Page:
He that would eat the nut must crack the shell.

—Plautus, c. 200 BC

Toil is man’s allotment; toil of brain, or toil of hands, or a grief that’s more than either, the grief and sin of idleness.

—Herman Melville, 1849

The best augury of a man’s success in his profession is that he thinks it the finest in the world.

—George Eliot, 1876

The most fitting occupation for a civilized man is to do nothing.

—Théophile Gautier, c. 1835

In order that people may be happy in their work, these three things are needed: they must be fit for it; they must not do too much of it; and they must have a sense of success in it.

—John Ruskin, 1850

Man must be doing something, or fancy that he is doing something, for in him throbs the creative impulse; the mere basker in the sunshine is not a natural, but an abnormal man.

—Henry George, 1879

I hate the present modes of living and getting a living. Farming and shopkeeping and working at a trade or profession are all odious to me. I should relish getting my living in a simple, primitive fashion.

—Henry David Thoreau, 1855

Labor disgraces no man; unfortunately, you occasionally find men who disgrace labor.

—Ulysses S. Grant, 1877

A human being must have occupation, if he or she is not to become a nuisance to the world.

—Dorothy L. Sayers, 1947

Labor is no disgrace.

—Hesiod, c. 700 BC

Sick, irritated, and the prey to a thousand discomforts, I go on with my labor like a true workingman, who, with sleeves rolled up, in the sweat of his brow, beats away at his anvil, not caring whether it rains or blows, hails or thunders.

—Gustave Flaubert, 1845

One of the saddest things is that the only thing that a man can do for eight hours a day, day after day, is work. You can’t eat eight hours a day, nor drink for eight hours a day, nor make love for eight hours.

—William Faulkner, 1958

God sells us all things at the price of labor.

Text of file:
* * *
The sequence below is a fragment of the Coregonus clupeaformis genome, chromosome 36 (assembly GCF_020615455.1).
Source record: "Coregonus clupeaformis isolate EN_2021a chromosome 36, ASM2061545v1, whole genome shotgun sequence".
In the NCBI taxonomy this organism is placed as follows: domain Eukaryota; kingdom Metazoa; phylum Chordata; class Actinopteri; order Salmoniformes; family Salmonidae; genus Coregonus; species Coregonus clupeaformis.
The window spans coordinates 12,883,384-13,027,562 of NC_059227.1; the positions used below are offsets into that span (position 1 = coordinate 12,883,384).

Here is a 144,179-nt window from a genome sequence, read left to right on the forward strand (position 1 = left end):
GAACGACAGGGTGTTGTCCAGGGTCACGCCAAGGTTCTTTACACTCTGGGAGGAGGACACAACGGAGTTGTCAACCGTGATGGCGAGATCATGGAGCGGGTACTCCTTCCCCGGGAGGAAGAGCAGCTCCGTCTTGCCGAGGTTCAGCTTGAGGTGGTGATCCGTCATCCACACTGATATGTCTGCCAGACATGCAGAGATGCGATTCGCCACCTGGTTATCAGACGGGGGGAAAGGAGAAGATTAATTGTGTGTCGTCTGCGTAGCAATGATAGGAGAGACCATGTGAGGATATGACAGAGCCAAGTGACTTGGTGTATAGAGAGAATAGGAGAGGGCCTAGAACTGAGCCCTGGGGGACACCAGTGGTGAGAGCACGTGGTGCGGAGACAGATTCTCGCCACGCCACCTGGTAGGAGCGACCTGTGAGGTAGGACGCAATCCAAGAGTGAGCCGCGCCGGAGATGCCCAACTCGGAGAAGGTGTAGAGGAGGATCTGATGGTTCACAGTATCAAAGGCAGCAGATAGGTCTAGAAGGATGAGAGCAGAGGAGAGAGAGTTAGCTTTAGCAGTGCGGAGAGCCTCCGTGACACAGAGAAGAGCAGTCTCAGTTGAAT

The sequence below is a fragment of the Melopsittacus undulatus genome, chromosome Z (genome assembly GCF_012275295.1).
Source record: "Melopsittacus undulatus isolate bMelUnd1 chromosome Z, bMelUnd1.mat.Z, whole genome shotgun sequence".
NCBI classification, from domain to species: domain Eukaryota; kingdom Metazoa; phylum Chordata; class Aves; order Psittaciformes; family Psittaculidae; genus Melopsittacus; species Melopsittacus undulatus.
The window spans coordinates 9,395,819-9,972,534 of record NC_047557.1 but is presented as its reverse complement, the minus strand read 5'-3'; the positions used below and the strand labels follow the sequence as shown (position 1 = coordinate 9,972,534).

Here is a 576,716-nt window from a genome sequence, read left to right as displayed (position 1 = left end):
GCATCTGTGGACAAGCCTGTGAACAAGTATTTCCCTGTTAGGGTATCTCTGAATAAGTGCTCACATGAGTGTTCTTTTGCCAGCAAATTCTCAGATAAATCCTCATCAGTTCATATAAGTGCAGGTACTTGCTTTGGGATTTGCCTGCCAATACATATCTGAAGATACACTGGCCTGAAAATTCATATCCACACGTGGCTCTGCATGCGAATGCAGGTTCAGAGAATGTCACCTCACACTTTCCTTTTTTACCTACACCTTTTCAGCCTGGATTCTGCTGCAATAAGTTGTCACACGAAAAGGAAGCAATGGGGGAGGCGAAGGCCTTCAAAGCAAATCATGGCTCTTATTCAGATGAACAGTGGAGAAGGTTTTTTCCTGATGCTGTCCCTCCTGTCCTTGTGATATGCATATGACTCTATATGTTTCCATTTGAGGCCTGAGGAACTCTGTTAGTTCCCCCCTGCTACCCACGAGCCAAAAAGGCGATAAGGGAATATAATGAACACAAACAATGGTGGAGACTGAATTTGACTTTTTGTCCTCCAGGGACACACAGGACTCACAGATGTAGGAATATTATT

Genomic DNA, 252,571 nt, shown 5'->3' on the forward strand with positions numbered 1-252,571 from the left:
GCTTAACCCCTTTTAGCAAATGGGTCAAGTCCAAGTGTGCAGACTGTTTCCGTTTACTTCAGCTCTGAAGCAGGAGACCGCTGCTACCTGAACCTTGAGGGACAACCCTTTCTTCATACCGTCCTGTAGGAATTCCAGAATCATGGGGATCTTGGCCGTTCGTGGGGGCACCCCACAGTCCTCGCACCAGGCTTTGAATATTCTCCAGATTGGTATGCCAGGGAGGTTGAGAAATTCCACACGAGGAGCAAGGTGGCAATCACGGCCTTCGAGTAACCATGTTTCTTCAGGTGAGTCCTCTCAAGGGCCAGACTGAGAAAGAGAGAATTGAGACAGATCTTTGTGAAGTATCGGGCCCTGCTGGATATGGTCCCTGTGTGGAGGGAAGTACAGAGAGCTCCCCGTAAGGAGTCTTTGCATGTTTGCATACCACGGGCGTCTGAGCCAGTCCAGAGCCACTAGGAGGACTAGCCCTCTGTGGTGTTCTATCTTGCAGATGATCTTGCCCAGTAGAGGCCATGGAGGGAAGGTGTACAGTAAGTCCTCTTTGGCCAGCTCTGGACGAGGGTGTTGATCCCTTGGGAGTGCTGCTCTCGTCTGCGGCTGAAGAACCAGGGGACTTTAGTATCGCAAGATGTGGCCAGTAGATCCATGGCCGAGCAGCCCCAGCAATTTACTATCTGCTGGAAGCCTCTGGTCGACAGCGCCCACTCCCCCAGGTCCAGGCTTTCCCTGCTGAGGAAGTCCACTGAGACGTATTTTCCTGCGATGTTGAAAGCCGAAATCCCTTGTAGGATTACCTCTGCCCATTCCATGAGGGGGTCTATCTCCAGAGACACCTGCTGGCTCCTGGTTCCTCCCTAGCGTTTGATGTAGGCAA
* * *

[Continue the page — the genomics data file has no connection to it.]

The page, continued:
—Leonardo da Vinci, c. 1500

“Work” does not exist in a nonliterate world. The primitive hunter or fisherman did no work, any more than does the poet, painter, or thinker of today. Where the whole man is involved there is no work.

—Marshall McLuhan, 1964

You can be up to your boobies in white satin, with gardenias in your hair and no sugar cane for miles, but you can still be working on a plantation.

—Billie Holiday, 1956

If a man is called to be a streetsweeper, he should sweep streets even as Michelangelo painted, or Beethoven composed music, or Shakespeare wrote poetry. He should sweep streets so well that all heaven and earth will pause to say, here lived a great streetsweeper that did his job well.

—Martin Luther King Jr., 1954

All paid jobs absorb and degrade the mind.

—Aristotle, c. 330 BC

A tremendous number of people in America work very hard at something that bores them. Even a rich man thinks he has to go down to the office everyday. Not because he likes it but because he can't think of anything else to do.

—W.H. Auden, 1946

Hang work! I wish that all the year were holiday; I am sure that Indolence—indefeasible Indolence—is the true state of man.

—Charles Lamb, 1805

The workers are the saviors of society, the redeemers of the race.

—Eugene V. Debs, 1905

A man is not idle, because he is absorbed in thought. There is visible labor and there is an invisible labor.

—Victor Hugo, 1862

Plough deep while sluggards sleep.

—Benjamin Franklin, 1758

I like work; it fascinates me. I can sit and look at it for hours.

—Jerome K. Jerome, 1889

Man is so made that he can only find relaxation from one kind of labor by taking up another.

—Anatole France, 1881

Every man is worth just so much as the things he busies himself with.

—Marcus Aurelius, c. 175

To do nothing at all is the most difficult thing in the world, the most difficult and the most intellectual.

—Oscar Wilde, 1891

Eight hours for work, eight hours for sleep, eight hours for what we will.

—Slogan of the National Labor Union of the United States, 1866

It is shameful and inhuman to treat men like chattels to make money by, or to regard them merely as so much muscle or physical power.

—Pope Leo XIII, 1891

I began to realize how simple life could be if one had a regular routine to follow with fixed hours, a fixed salary, and very little original thinking to do.

—Roald Dahl, 1984

Man is a tool-using animal. Nowhere do you find him without tools; without tools he is nothing, with tools he is all.

—Thomas Carlyle, 1836

Far and away the best prize that life offers is the chance to work hard at work worth doing.

—Theodore Roosevelt, 1903

The three little sentences that will get you through life. Number 1: Cover for me. Number 2: Oh, good idea, Boss! Number 3: It was like that when I got here.

—Nell Scovell, 1991

It is difficult to get a man to understand something when his salary depends upon his not understanding it.

—Upton Sinclair, 1935

I am a friend of the workingman, and I would rather be his friend than be one.

—Clarence Darrow, 1932